Monday, June 02, 2008

Beatles Talk

Another in the special series in which FREDERICK JAMES lets his tape recorder listen in on informal conversations between John, Paul, George and Ringo.

F.J.: This month's BEATLES TALK session is going to be a bit different. As you know, I've been responsible for several features in past issues of our Monthly Book where we've taken a bunch of current Beatle rumours and knocked them for six. After all, if you can't find out the real facts in their own magazine where can you find 'em? Recently the biggest and most ridiculous rumour of the lot has been going the rounds. I'm talking about the one that goes "Are the Beatles slipping?" Now before we get going let me make it very, very clear that this isn't going to be a "Defend The Poor Old Beatles" affair. Let's face it, the most popular and most famous group in the world needs no defending. George looks as though he's ready to start the ball rolling so let's make a start with him.

GEORGE: I just wanted to say something general about Number One records. The papers are making a lot more news out of the charts nowadays and this has two results. First of all people who never buy any pop records know a bit more about the Top Twenty and this is a good thing. On the other hand when they read a story saying "Fred Nurke topples Elvis Bone" they think Fred Nurke is now the most highly-paid and highly-honoured entertainer in the world and this guy Bone has had it forever.

JOHN: We're quite safe at the moment. It's nothing to do with us. We haven't got a record anywhere near the Top Twenty this week!

GEORGE: And we can't possibly have until the next one is released--but what I'm getting at is this. You can't blame anyone who isn't a fan for reading through the Top Twenty in the papers and saying to themselves "There you are, The Beatles aren't in the Top Twenty any more. They're right out of things. They've had it!" Or Elvis Bone or Fred Nurke has had it as the case may be!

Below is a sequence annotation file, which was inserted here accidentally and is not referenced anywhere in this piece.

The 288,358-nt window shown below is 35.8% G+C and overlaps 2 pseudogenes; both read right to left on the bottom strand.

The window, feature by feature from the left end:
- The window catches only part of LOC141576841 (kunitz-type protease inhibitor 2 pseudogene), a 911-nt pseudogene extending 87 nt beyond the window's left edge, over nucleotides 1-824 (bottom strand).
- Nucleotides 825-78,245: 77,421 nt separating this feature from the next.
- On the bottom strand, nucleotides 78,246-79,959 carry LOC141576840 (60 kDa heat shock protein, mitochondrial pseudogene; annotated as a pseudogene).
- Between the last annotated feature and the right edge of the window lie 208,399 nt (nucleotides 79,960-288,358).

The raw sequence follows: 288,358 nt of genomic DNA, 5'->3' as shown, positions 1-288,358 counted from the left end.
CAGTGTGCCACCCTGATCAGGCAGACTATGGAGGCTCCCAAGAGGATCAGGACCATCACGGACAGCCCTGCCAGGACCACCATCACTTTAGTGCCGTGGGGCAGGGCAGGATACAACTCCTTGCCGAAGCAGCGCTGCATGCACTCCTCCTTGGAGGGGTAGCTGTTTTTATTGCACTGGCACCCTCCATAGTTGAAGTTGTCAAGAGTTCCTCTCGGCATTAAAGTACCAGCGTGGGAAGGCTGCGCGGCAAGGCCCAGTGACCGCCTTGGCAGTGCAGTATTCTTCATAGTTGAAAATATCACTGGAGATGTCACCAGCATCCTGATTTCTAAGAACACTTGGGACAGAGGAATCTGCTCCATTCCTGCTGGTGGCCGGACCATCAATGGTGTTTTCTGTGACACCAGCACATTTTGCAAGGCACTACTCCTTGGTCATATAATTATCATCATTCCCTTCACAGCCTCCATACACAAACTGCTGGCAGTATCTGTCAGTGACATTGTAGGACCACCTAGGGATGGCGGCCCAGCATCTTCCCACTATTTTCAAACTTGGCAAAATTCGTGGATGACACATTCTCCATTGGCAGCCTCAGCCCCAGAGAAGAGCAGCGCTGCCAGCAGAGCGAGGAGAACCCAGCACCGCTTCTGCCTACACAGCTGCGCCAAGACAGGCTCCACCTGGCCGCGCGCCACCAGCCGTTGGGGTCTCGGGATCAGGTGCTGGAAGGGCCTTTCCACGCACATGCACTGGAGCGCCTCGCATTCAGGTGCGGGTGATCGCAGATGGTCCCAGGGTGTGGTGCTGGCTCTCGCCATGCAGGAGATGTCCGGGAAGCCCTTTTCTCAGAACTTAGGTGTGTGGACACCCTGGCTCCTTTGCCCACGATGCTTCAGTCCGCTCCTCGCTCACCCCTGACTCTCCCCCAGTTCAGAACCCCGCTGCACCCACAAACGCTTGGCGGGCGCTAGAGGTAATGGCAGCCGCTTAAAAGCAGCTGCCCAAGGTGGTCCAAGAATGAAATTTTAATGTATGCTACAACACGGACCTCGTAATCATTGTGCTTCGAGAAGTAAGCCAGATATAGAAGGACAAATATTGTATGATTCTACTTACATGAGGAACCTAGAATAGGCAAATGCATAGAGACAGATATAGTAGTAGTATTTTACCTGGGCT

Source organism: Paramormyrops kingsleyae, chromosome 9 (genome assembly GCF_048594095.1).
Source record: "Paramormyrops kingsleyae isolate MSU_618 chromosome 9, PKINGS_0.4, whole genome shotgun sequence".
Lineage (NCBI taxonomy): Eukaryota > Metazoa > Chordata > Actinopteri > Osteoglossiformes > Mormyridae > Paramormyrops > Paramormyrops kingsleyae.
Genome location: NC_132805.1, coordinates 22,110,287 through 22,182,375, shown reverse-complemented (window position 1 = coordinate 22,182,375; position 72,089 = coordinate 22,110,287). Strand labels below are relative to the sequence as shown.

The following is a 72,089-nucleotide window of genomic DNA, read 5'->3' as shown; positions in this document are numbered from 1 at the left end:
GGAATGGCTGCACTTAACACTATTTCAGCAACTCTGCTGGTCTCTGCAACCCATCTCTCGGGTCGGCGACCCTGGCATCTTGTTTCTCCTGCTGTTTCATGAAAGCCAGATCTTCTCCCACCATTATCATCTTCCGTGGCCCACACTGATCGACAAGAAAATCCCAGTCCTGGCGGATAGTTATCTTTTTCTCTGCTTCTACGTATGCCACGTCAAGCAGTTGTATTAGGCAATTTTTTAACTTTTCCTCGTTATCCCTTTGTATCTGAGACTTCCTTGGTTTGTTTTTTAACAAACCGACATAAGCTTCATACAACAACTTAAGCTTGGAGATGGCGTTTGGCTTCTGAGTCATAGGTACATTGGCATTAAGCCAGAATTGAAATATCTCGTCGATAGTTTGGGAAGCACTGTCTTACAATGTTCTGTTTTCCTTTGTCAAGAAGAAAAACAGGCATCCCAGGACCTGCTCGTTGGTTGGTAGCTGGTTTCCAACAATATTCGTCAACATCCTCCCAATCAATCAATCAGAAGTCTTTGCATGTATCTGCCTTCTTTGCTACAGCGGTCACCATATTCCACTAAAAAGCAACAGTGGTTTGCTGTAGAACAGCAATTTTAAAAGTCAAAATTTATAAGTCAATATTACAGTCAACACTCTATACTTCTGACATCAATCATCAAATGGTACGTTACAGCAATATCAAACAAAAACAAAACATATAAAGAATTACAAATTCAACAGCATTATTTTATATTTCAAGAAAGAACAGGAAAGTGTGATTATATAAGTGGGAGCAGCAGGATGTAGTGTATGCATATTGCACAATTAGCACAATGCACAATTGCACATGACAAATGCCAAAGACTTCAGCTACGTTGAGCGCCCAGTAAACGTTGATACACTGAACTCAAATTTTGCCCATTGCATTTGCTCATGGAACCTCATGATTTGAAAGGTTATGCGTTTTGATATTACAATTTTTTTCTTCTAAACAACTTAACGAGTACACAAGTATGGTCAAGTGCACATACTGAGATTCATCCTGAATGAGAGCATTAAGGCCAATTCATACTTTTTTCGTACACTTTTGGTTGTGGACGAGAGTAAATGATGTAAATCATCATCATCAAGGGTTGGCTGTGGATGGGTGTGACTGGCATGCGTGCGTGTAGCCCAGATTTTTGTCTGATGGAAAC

F.J.: If I can come in here for a moment . . . .

JOHN: Well it's your own tape you're wasting.

F.J.: Do you think it really matters to a group as important as The Beatles whether or not you ever have a record at Number One again--let alone whether you happen to have a new one selling at the moment?

PAUL: You're joking! Of course it matters. The more success you've had in the charts the more you're going to worry when things aren't going quite so well.

JOHN: Yes, but what he means is that if we can make successful films and things they're more important than the Top Twenty anyway.

PAUL: Do you think they are?

JOHN: Me? No, I don't. I'm just telling you what he means.

RINGO: Alright--so if "Help!" doesn't go to Number One straight away we're going to sit around and cry!

GEORGE: I expect we would too! It's funny really--I mean funny peculiar--when you've got a new record out you can't wait to hear how it does after the first week. It doesn't matter how many Number Ones you've had, the next one is always the most important.

RINGO: When we tell people we had a great big shindig to celebrate getting to Number One they can't understand it.

PAUL: Yes--they say "Aren't you used to that yet?" I don't think we could ever get used to it. We hope for a Number One right away but it's still a surprise each time it really happens.

F.J.: Well, I'd say that with or without another Number One, there aren't any real signs of The Beatles slipping. You've only to look at your own fan club membership list. Or take the American tour in August, for example, where you'll have 55,000 Beatle People watching your first concert at Shea Stadium in New York. According to reports I've read from the States you could have sold out all over again with extra concerts right through the tour if there'd been time to add the extra dates.